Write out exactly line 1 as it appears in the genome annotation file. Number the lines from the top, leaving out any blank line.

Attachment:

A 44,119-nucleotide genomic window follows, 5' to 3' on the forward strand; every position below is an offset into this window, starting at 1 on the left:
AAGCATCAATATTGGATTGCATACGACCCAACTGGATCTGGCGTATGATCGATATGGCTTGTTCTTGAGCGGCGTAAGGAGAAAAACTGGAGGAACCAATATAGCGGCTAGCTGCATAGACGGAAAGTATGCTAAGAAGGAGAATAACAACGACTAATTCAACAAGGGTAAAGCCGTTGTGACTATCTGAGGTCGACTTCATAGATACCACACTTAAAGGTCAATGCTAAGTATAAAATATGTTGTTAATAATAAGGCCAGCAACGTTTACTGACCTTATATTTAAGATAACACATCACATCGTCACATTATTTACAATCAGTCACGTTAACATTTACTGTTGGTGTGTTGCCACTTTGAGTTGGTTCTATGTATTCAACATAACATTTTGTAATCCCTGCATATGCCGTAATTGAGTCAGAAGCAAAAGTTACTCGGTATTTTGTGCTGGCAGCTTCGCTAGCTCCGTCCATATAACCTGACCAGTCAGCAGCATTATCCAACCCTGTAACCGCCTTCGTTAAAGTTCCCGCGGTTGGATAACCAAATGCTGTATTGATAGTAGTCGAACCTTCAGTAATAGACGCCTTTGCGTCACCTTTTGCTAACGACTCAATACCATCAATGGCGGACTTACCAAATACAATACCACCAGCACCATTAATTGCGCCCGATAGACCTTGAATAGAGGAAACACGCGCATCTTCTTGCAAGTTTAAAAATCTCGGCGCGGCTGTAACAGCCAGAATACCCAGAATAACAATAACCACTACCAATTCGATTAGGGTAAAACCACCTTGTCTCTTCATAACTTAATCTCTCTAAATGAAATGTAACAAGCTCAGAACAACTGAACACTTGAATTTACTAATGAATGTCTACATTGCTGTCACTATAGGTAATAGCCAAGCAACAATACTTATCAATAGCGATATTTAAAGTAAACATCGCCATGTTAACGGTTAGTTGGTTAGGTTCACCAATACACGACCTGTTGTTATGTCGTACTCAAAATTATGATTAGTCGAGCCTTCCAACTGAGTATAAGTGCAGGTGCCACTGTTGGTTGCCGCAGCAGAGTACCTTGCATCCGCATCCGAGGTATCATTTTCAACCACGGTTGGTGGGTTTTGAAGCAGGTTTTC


A 44,119-nucleotide genomic window follows, 5' to 3' on the forward strand; every position below is an offset into this window, starting at 1 on the left: